- Andy Katz, ESPN Senior Writer
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HARTFORD, Conn. -- The relief in the Syracuse locker room was palpable.
Syracuse had gone two weeks without a win. Two weeks. In the Big East that can seem like an entire season.
“We just found out that it’s not fun and it can happen to somebody good,’’ said Syracuse coach Jim Boeheim. “You play a bad game and if it’s somebody good then you get beat. You go on the road for three games and one is against a top-five team in the country [actually top-seven] and that’s the one we can beat? It’s very difficult.’’
Syracuse snapped its four-game losing streak and avoided Boeheim’s first-ever five-game slide by beating Connecticut 66-58 Wednesday night at the XL Center. The game wasn’t played all that well, with clanking of the rim a common sound. Syracuse didn’t score for the first few minutes and Connecticut went through its own droughts.
And one-time Big East and national player of the year favorite Kemba Walker looked pedestrian in scoring a season-low eight points, making just 3 of 14 shots, 1-of-6 on 3s. Over his past four games, Walker is 21-of-70 (30 percent) from the field and 4-of-26 (15 percent) from beyond the arc.
Had it not been for freshmen Jeremy Lamb’s 22 points, Syracuse would have won in a rout. And the Orange didn’t exactly tear up the stat sheet, either.
But that shouldn’t come as a surprise. Syracuse has been off for two weeks now. The Orange slid from 18-0 and being one of the Big East favorites to a 5-4 record and down to eighth in the conference despite being ranked No. 17.
To say the Cuse needed this win after losing at Pitt (without Kris Joseph, who had a head injury), at home to Villanova and Seton Hall (gasp) and then at Marquette, was an understatement. With a road game at South Florida next (although the game is at the home of the Tampa Bay Lightning, which should provide more seats for the snowbird Syracuse fans), the Orange were in danger of sliding into the lower third of the Big East.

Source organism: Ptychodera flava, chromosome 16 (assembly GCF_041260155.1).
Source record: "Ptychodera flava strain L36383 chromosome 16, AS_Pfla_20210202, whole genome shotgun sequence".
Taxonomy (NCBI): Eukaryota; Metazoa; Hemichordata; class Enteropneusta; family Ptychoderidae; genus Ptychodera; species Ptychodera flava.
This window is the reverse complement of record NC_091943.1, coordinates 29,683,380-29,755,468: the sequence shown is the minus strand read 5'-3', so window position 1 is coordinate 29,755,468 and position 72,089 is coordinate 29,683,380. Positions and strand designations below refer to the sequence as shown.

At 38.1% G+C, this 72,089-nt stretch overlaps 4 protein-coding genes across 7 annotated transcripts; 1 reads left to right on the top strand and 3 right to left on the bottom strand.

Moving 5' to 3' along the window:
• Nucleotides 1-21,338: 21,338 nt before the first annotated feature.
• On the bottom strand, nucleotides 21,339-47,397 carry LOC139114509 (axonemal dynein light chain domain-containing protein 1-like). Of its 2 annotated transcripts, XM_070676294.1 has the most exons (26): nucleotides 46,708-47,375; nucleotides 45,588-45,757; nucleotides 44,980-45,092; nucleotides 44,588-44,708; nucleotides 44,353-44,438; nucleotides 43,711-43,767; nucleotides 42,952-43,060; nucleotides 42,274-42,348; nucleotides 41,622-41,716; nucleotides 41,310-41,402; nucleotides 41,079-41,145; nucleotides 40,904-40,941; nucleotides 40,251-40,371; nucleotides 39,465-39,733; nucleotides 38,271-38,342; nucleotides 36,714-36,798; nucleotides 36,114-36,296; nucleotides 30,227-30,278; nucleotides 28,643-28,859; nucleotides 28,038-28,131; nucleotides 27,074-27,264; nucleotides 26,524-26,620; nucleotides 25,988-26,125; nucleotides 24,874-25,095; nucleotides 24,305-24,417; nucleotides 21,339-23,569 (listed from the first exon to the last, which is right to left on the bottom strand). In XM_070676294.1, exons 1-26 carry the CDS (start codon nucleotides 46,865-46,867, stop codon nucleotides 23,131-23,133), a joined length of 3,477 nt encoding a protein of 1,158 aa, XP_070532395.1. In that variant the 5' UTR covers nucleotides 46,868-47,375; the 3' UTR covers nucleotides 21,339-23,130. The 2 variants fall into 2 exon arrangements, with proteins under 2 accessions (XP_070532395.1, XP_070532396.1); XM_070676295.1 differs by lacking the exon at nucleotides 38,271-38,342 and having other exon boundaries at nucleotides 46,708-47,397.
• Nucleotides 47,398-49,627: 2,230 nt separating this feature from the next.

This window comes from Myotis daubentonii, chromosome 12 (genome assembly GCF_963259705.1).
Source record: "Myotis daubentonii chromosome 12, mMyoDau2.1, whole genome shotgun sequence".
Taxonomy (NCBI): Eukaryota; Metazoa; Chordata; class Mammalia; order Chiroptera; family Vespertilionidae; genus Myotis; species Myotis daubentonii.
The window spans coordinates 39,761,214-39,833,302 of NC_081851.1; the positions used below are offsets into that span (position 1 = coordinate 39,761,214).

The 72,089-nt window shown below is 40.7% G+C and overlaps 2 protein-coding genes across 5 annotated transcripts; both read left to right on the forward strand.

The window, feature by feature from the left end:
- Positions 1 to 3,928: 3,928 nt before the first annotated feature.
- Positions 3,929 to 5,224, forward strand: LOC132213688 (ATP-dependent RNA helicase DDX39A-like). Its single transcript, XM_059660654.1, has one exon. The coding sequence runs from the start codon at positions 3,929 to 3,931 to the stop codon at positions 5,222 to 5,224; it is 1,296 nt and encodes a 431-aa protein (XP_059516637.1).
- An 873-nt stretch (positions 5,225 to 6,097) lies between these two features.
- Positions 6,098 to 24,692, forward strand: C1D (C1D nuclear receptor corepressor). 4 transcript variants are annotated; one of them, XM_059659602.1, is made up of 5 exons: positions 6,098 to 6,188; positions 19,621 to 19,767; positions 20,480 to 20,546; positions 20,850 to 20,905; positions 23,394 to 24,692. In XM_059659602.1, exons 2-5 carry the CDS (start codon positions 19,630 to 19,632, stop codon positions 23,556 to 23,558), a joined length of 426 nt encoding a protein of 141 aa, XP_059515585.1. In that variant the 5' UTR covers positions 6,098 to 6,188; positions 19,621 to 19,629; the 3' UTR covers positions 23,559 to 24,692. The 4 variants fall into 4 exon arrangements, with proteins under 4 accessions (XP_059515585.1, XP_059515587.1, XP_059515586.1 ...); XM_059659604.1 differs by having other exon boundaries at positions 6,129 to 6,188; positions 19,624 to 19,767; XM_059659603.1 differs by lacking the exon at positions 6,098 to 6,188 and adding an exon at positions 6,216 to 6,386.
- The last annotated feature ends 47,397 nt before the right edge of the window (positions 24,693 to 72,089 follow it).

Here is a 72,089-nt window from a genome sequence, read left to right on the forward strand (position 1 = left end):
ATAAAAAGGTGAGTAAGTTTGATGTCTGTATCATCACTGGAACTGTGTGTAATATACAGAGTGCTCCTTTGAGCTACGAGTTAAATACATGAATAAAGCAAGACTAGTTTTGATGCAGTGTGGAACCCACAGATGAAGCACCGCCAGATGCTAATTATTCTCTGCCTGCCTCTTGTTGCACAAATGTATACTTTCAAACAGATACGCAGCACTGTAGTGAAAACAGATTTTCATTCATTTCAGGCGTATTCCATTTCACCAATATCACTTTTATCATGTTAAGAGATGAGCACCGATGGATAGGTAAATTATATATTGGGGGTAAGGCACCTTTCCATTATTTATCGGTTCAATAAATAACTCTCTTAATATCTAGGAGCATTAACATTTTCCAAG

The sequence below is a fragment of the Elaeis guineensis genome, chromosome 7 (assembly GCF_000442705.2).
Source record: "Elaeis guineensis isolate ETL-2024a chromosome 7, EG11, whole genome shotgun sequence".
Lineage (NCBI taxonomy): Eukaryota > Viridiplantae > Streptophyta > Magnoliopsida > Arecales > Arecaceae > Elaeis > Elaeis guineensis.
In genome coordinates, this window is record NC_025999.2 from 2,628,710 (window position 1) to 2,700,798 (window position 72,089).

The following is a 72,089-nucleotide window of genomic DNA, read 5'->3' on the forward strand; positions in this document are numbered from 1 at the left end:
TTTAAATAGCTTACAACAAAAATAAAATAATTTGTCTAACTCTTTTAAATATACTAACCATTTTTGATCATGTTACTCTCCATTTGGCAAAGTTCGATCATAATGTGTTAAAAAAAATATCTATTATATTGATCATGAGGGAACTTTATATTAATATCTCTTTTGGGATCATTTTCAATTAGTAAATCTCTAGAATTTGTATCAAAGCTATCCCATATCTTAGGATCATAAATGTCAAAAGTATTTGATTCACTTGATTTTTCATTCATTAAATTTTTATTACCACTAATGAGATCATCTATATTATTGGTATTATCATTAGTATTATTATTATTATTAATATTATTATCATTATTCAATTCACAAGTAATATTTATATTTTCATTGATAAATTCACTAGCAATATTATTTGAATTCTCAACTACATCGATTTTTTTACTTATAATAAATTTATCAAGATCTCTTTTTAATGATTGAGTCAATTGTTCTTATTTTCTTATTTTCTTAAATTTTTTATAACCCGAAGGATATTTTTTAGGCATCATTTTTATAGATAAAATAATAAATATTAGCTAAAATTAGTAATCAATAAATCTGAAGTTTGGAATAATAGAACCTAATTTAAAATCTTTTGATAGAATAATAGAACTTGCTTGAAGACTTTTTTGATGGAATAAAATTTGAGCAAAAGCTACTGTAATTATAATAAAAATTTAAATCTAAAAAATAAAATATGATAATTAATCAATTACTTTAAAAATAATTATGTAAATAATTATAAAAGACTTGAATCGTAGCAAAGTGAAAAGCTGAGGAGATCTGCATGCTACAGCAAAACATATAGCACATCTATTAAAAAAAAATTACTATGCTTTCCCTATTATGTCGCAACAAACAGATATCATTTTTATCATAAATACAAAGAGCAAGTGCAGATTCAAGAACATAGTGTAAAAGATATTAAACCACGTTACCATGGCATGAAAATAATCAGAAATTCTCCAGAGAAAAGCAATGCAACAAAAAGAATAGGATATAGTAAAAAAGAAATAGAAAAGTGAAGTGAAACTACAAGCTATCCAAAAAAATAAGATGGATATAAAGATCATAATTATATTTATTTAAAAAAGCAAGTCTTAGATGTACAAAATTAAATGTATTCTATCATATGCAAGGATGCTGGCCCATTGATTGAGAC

Georgetown started off 1-4 in the conference, but has righted itself with wins over St. John’s and at Villanova and now the Hoyas are suddenly 6-4 and tied with Syracuse. The Big East is unforgiving this and any recent year. Lose one or two and the team can go through an avalanche of losses quickly (see Notre Dame and Georgetown recently). Win a few and suddenly a team looks ready for a top-four NCAA tournament seed.
“It’s hard to just keep beating each other up,’’ Boeheim said.
But the Orange, who hadn't won in Connecticut since 1999, were a different club in the second half than in recent games. Syracuse learned how to play with a lead, snuff out a rally and the defense and rebounding was tighter than it has been. Connecticut failed to penetrate the zone effectively, Walker was lost and the inside game of the Huskies was a non-factor unless they were out on the break. Syracuse outscored UConn 40-22 in the paint.
“We just played together as a team and our big guys rebounded,’’ SU guard Brandon Triche said. “Lamb went off a little bit but we were able to lock down Kemba.’’
Triche scored well, making seven shots and finishing with a team-high 16 points. Rick Jackson went back to being a double-double player with 13 and 13 and ended the first half by schooling UConn’s Charles Okwandu that had UConn’s Jim Calhoun irate at his defense. Kris Joseph got into double figures (11 points) but didn’t shoot well at 3-of-11. Scoop Jardine was off as well, making just 2 of 11 shots. Boeheim is getting contributions from freshmen C.J. Fair (six and four) and Dion Waiters (nine points), but nothing out of Fab Melo, who was useless in three minutes. Boeheim didn’t bother to put him back in the game.
So this team is hardly infallible just because it knocked off Connecticut. There are still plenty of issues. But give the Orange credit for gutting out a road win to stop the bleeding.
“Not winning for two weeks was tough,’’ Jackson said. “We just had to stay with it. We’ve got to start better. I can’t pinpoint why we don’t. But getting this win puts us back on track. We’ve got to play hard on defense and when we do run our sets, slow it down, defend and we’ll be fine.’’
Now the focus is making sure South Florida isn’t taken lightly. Syracuse can’t afford to dismiss anyone.
The Orange get Georgetown and West Virginia at home in two of the final remaining home games (the other two are Rutgers and DePaul). But road games to Louisville, Villanova and Georgetown await after the trip to USF. There will be likely more losses. No one in the Big East is immune from a skid, maybe not even Pitt, which is the only team with one loss.
“Pittsburgh barely won at Rutgers and barely won at Providence,’’ Boeheim said. “It’s very difficult out there. Even Pitt will get beat two or three games. Everybody else is going to have a bunch of losses. I don’t see any other way right now.’’